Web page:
What is cream
Cream is a dairy product composed of the higher-butterfat layer skimmed from the top of milk before homogenisation.
In un-homogenised milk, the fat, which is less dense, will eventually rise to the top.
If you are reading a recipe that is telling you to “Cream the ingredients”, it is referring to Creaming.
In many countries, cream is sold in several grades depending on the total butterfat content and has high levels of saturated fat.
The Australia New Zealand Food Standards Code – Standard 2.5.2;
Defines cream as milk product comparatively rich in fat, in the form of an emulsion of fat-in-skim milk, which can be obtained by separation from milk.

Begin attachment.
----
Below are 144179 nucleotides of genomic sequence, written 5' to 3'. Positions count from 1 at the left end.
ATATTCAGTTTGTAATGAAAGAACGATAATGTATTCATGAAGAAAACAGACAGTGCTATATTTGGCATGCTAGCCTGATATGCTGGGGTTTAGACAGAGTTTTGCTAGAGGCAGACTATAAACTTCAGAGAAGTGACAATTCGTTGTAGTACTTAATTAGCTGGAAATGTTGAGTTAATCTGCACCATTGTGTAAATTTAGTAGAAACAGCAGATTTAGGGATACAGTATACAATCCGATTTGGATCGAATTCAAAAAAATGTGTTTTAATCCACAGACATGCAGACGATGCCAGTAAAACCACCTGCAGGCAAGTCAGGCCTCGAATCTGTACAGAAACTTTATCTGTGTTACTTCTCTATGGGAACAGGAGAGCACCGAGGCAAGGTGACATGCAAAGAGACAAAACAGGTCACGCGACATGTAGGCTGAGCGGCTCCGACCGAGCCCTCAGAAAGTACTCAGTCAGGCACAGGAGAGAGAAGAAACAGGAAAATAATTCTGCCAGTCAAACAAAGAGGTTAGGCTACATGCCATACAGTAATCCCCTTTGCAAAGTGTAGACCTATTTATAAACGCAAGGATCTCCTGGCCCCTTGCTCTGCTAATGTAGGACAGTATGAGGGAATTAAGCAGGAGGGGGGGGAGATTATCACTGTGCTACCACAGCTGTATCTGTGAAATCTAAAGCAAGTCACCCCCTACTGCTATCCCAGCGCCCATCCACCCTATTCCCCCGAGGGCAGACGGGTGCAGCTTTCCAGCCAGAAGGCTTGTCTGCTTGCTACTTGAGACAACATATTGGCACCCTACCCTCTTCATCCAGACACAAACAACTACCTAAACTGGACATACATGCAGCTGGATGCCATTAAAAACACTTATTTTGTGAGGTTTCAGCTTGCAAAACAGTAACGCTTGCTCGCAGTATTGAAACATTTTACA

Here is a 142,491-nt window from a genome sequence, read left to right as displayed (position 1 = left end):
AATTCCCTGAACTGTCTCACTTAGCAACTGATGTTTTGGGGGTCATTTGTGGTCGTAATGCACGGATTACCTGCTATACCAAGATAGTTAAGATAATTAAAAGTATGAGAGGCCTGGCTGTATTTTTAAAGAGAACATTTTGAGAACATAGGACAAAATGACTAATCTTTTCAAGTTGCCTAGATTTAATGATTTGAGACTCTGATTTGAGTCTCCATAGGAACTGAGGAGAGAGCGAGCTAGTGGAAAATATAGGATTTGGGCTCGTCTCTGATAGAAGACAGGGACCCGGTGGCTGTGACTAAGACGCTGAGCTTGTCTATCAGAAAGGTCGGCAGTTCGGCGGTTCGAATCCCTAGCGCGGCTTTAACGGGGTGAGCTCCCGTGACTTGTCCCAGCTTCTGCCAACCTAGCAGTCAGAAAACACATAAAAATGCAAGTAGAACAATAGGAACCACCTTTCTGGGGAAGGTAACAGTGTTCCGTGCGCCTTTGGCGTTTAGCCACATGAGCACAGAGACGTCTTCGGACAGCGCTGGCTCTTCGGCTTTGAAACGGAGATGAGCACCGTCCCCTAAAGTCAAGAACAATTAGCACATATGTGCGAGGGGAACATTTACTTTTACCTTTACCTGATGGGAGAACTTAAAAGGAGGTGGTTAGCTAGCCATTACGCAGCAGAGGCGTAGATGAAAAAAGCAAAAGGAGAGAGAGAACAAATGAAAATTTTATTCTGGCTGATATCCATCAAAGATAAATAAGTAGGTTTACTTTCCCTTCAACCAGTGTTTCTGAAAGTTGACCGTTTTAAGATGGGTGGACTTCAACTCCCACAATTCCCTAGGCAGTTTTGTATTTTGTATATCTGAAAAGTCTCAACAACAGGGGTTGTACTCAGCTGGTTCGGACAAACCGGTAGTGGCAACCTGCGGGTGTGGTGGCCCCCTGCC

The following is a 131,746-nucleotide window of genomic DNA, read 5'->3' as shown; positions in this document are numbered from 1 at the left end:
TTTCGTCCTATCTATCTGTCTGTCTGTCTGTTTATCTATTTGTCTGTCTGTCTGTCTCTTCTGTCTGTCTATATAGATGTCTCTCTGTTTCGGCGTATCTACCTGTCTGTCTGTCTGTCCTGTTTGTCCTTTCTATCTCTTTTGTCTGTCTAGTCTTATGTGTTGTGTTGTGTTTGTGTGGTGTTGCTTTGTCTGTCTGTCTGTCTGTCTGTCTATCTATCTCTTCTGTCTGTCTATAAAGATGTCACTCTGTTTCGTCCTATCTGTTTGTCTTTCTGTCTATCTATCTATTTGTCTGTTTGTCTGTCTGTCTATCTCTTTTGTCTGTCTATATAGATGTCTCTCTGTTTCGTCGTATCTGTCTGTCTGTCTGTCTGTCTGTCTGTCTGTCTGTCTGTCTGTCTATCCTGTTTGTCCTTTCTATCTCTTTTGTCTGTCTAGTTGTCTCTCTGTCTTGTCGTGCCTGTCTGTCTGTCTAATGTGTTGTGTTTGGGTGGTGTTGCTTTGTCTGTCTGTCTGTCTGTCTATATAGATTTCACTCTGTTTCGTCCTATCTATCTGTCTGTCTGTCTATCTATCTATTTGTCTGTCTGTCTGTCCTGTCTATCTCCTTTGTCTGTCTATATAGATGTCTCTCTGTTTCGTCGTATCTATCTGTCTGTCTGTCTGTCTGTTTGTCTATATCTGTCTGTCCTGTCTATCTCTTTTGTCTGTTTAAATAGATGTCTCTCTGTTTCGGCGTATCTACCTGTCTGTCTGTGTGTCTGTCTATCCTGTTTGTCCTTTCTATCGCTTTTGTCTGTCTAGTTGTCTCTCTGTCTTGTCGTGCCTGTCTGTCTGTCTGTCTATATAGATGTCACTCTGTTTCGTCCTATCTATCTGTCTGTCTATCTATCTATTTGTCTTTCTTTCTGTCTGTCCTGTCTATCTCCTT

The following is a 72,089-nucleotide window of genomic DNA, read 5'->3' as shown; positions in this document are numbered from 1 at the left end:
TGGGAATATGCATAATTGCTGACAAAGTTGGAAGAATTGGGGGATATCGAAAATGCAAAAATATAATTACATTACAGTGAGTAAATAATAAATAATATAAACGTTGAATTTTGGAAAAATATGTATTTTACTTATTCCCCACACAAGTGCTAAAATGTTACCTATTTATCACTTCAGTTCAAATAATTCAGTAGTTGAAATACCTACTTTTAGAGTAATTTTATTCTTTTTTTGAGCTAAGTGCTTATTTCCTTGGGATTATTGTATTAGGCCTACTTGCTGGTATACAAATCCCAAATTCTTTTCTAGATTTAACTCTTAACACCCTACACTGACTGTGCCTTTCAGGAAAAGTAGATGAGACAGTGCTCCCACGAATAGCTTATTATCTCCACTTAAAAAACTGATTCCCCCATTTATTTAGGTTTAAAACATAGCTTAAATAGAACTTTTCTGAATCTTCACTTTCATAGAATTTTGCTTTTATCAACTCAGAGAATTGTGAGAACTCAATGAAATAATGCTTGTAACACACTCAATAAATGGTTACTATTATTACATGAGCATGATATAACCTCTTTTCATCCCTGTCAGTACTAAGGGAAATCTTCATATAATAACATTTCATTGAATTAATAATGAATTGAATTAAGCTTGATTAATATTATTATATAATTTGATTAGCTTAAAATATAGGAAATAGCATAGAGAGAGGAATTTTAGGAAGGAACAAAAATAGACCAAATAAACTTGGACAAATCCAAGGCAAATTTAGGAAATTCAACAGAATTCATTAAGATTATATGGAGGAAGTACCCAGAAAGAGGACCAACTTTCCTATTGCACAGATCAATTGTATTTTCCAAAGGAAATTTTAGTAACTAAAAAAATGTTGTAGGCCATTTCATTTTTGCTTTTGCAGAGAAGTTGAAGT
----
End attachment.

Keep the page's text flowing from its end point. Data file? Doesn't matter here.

It must contain no less than 350 g/kg of milk fat.
Cream Types in Australia & NZ
Manufacturers labels may distinguish between different fat contents, a general guideline is as follows:
- Light Cream
18–20% fat content
This cream won’t curdle or separate during cooking.
It’s great for pasta bakes and creamy soups.
- Thickened Cream
35–36.5% fat content
Contains added gelatine and/or other thickeners to give the cream a creamier texture.
Ideal for whipping, mousses or sponge fillings and not usually a good option for cooking.
- Single Cream
35% fat content
Also called Pure cream or Pouring cream and contains no thickeners.
It’s best for quiches and pasta sauces.
- Double Cream
48–60% fat content
Also called rich cream and contains no thickeners.
It’s ideal for dolloping on desserts, or stirred into hot dishes such as goulash for a richer flavour.